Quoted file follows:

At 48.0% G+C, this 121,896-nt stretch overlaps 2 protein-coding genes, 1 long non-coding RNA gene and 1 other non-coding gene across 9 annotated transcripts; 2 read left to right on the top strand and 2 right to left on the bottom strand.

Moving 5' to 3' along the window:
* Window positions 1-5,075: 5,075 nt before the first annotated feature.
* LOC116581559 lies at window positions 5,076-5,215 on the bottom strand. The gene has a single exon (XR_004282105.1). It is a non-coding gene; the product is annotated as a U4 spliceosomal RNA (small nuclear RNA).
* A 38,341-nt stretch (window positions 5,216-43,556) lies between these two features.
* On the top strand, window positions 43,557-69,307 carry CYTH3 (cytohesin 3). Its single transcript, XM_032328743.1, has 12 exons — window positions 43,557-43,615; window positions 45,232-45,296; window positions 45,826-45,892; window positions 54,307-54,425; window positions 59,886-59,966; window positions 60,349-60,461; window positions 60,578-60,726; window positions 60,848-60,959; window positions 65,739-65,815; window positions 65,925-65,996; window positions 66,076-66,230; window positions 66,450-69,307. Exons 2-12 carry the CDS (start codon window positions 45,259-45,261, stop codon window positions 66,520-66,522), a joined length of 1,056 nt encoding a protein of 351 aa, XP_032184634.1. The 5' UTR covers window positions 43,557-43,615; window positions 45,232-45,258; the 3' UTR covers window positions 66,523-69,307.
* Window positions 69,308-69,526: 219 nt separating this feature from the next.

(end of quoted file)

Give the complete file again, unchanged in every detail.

At 48.0% G+C, this 121,896-nt stretch overlaps 2 protein-coding genes, 1 long non-coding RNA gene and 1 other non-coding gene across 9 annotated transcripts; 2 read left to right on the top strand and 2 right to left on the bottom strand.

Moving 5' to 3' along the window:
* Window positions 1-5,075: 5,075 nt before the first annotated feature.
* LOC116581559 lies at window positions 5,076-5,215 on the bottom strand. The gene has a single exon (XR_004282105.1). It is a non-coding gene; the product is annotated as a U4 spliceosomal RNA (small nuclear RNA).
* A 38,341-nt stretch (window positions 5,216-43,556) lies between these two features.
* On the top strand, window positions 43,557-69,307 carry CYTH3 (cytohesin 3). Its single transcript, XM_032328743.1, has 12 exons — window positions 43,557-43,615; window positions 45,232-45,296; window positions 45,826-45,892; window positions 54,307-54,425; window positions 59,886-59,966; window positions 60,349-60,461; window positions 60,578-60,726; window positions 60,848-60,959; window positions 65,739-65,815; window positions 65,925-65,996; window positions 66,076-66,230; window positions 66,450-69,307. Exons 2-12 carry the CDS (start codon window positions 45,259-45,261, stop codon window positions 66,520-66,522), a joined length of 1,056 nt encoding a protein of 351 aa, XP_032184634.1. The 5' UTR covers window positions 43,557-43,615; window positions 45,232-45,258; the 3' UTR covers window positions 66,523-69,307.
* Window positions 69,308-69,526: 219 nt separating this feature from the next.